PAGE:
Washington Divided on Response to Puerto Rico Debt Woes

White House wants island’s debt restructured, but Republicans see a dangerous precedent

Por NICK TIMIRAOS and AARON KURILOFF

A woman walks between stores either closed or for sale in San Juan, Puerto Rico, in July. The island’s economy has been in recession since 2006, and its debt load has grown 64%. PHOTO: ALVIN BAEZ/REUTERS

A woman walks between stores either closed or for sale in San Juan, Puerto Rico, in July. The island’s economy has been in recession since 2006, and its debt load has grown 64%. PHOTO: ALVIN BAEZ/REUTERS

Puerto Rico faces rolling defaults on its debt and cutbacks in public services, but Congress remains divided about what should be done to address the crisis.

The Obama administration and Puerto Rico want Congress to provide a pathway for the commonwealth to restructure some of its $72 billion in debt, and Gov. Alejandro García Padilla appealed again to a Senate panel this week, saying the island has “no more cash.”

Forced to choose between paying creditors and paying teachers, police and firefighters in the coming months, the governor he said he would easily choose the latter. He signed an order this week that allowed Puerto Rico to make its latest $355 million debt payment only after it clawed back revenue used to pay debt for public corporations such as transit and tourism authorities. The government and various agencies face an additional $950 million due Jan. 1.

Republicans reacted coolly to legislation introduced this year to allow the island’s public corporations to restructure debt. Municipal entities in the 50 states have that right under Chapter 9 of the U.S. bankruptcy code, which Detroit invoked in 2013, but it isn’t available to federal territories.

The White House this fall endorsed an even bolder step, calling for a new regime allowing federal territories to restructure debt issued by the central government, a power not available to states. The proposal is unpopular with the mutual-fund and hedge-fund firms that hold the island’s general obligation bonds.

Some GOP lawmakers say that would set a dangerous precedent for states. “It’s a ludicrous idea,” said Rep. Tom Marino, (R., Pa.), who is chairman of a House panel with jurisdiction over the bankruptcy code.

Puerto Rico’s financial advisers painted a bleak picture this summer when they said more spending cuts, revenue increases and economic growth could close just half of the projected cumulative deficits of $28 billion in the next five years.

Debt forbearance and restructuring would be needed for the other half because the commonwealth has lost access to bond markets. The island’s economy has been in recession since 2006, and in that time its population has fallen 7% while its debt load has grown 64%.

The White House plan would also expand Medicaid subsidies and make federal tax credits available to the island’s residents. The breaks are designed to boost the island’s unusually low workforce participation rates, but are controversial as Puerto Ricans don’t pay federal income tax.

Aides to some GOP lawmakers acknowledge that Puerto Rico’s fiscal situation is unlikely to improve on its own, potentially leading to federal intervention. But for now those lawmakers have coalesced around the need for stronger oversight of the island’s finances. Some worry local officials won’t follow through with cuts in government expenses or ramped-up tax collection, requiring a federal control board as part of any congressional response.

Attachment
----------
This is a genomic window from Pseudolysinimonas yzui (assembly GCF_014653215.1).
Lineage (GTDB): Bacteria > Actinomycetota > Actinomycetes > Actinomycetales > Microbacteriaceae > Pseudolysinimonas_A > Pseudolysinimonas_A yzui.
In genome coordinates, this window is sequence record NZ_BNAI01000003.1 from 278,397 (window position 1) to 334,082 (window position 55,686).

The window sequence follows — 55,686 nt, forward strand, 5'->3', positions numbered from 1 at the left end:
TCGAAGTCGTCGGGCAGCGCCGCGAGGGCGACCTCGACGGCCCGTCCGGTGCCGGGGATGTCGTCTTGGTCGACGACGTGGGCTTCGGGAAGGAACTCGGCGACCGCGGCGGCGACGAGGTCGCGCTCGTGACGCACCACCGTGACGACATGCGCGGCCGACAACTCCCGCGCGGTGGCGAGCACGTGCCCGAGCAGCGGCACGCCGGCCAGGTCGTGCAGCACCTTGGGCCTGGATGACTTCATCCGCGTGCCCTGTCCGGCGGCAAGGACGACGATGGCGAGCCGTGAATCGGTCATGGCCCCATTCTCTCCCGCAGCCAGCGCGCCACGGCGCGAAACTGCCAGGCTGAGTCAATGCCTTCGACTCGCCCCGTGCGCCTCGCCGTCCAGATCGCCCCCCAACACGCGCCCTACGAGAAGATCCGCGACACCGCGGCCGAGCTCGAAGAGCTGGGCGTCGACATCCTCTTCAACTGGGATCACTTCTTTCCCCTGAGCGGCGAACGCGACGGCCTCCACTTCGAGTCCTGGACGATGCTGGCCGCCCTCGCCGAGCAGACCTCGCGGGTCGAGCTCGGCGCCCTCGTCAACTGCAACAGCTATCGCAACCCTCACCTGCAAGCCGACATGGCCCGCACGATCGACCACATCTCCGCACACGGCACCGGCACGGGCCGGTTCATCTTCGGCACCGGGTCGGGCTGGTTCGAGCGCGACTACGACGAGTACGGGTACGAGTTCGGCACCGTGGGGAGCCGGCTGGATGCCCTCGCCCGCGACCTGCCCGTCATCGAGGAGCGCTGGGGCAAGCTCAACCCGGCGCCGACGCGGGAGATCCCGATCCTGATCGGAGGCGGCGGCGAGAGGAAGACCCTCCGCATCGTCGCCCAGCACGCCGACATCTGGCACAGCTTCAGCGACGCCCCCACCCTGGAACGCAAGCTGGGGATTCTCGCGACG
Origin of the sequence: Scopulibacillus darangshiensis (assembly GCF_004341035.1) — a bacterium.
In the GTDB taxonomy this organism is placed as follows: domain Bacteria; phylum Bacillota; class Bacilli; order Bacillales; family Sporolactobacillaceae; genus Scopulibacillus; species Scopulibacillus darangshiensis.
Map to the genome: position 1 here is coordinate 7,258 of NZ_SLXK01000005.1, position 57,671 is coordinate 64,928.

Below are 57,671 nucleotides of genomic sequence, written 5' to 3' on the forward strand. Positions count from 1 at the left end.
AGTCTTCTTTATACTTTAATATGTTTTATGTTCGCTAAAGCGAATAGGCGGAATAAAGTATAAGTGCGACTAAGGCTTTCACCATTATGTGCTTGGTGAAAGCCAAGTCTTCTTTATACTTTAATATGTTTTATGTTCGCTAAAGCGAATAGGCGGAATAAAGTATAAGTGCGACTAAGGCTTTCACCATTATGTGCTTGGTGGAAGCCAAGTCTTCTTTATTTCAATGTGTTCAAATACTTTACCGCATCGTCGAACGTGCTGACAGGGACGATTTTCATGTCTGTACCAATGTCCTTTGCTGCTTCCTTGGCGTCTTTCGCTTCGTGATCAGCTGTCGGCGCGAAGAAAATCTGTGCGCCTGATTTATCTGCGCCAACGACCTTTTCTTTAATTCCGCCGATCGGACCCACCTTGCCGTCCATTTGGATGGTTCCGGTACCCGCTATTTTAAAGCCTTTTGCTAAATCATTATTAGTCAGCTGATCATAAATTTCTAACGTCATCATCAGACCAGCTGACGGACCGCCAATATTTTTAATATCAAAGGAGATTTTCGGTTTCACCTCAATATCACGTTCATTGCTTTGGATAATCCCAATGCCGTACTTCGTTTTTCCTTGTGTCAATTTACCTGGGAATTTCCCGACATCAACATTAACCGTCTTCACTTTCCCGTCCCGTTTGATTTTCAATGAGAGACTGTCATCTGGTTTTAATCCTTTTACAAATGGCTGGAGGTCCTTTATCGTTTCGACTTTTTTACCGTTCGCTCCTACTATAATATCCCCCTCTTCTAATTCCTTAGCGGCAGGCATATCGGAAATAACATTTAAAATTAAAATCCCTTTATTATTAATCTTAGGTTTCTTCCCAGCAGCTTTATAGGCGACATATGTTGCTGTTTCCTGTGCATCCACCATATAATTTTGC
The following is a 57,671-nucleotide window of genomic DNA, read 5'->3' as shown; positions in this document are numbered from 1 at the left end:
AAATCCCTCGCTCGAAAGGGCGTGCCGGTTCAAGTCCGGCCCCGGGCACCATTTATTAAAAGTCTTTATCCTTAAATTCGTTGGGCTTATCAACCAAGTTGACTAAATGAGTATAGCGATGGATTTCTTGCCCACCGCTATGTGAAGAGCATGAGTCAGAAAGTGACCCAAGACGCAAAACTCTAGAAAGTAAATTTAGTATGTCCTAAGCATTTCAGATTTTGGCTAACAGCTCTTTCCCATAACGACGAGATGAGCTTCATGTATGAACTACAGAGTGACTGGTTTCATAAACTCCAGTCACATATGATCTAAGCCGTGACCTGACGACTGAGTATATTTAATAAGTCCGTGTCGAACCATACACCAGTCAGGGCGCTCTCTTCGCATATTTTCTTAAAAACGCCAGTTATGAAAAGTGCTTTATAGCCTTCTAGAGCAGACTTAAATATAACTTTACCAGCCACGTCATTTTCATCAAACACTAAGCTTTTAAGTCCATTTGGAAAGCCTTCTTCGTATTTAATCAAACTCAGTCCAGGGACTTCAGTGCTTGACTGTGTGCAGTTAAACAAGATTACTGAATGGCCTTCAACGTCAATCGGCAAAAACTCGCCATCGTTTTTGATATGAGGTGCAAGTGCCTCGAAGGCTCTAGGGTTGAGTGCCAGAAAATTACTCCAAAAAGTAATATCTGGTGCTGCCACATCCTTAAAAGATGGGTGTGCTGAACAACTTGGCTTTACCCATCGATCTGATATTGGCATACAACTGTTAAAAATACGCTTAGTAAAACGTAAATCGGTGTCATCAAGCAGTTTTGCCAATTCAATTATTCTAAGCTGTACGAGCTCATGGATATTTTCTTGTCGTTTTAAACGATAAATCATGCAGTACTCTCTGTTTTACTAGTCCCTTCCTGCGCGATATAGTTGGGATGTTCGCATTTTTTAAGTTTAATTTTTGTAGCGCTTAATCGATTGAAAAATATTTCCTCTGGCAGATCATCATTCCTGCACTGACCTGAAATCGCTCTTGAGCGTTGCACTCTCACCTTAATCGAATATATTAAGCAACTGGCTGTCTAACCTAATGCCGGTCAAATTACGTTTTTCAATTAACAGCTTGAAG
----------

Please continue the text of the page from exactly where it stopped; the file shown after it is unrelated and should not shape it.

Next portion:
Democrats say efforts to maintain the status quo will exacerbate the economic crisis and drain urgency from talks between Puerto Rico and its creditors to complete a voluntary restructuring. Some lawmakers have pushed for Congress to attach a relief package to spending bills it must pass before adjourning this month.

Others have criticized the Obama administration for not promising to act unilaterally. “I urge Treasury to be just as creative in coming up with solutions for Puerto Rico as it was when the big banks called for help,” Sen. Elizabeth Warren (D., Mass.) told a Treasury adviser at a recent hearing.

While Washington hasn’t intervened in other municipal debt crises like Detroit, Puerto Rico is an anomaly because it is a U.S. territory. The commonwealth has maintained local autonomy since the 1950s, but governance of the island, whose residents are American citizens, ultimately rests with Congress and the president.

Analysts say Congress isn’t likely to take action, absent signs of a much more acute humanitarian emergency.

“A crisis to D.C. politicians is Jurassic Park on the island,” said Stephen Myrow, managing partner at Beacon Policy Advisors, a research firm. “Until you have that, you don’t have the pressure that Congress would need to build a consensus.”

Further reducing any urgency: Puerto Rico isn’t viewed as a systemic threat to the U.S. economy. Europe ultimately moved to bailout Greece because the risk the crisis would spread through its banking system was high, said Mr. Myrow.

Federal Reserve officials saw “minimal” risks that Puerto Rico’s debt crisis could spread through U.S. financial markets at their October meeting, according to minutes released last month.

Write to Nick Timiraos at nick.timiraos@wsj.com and Aaron Kuriloff at aaron.kuriloff@wsj.com

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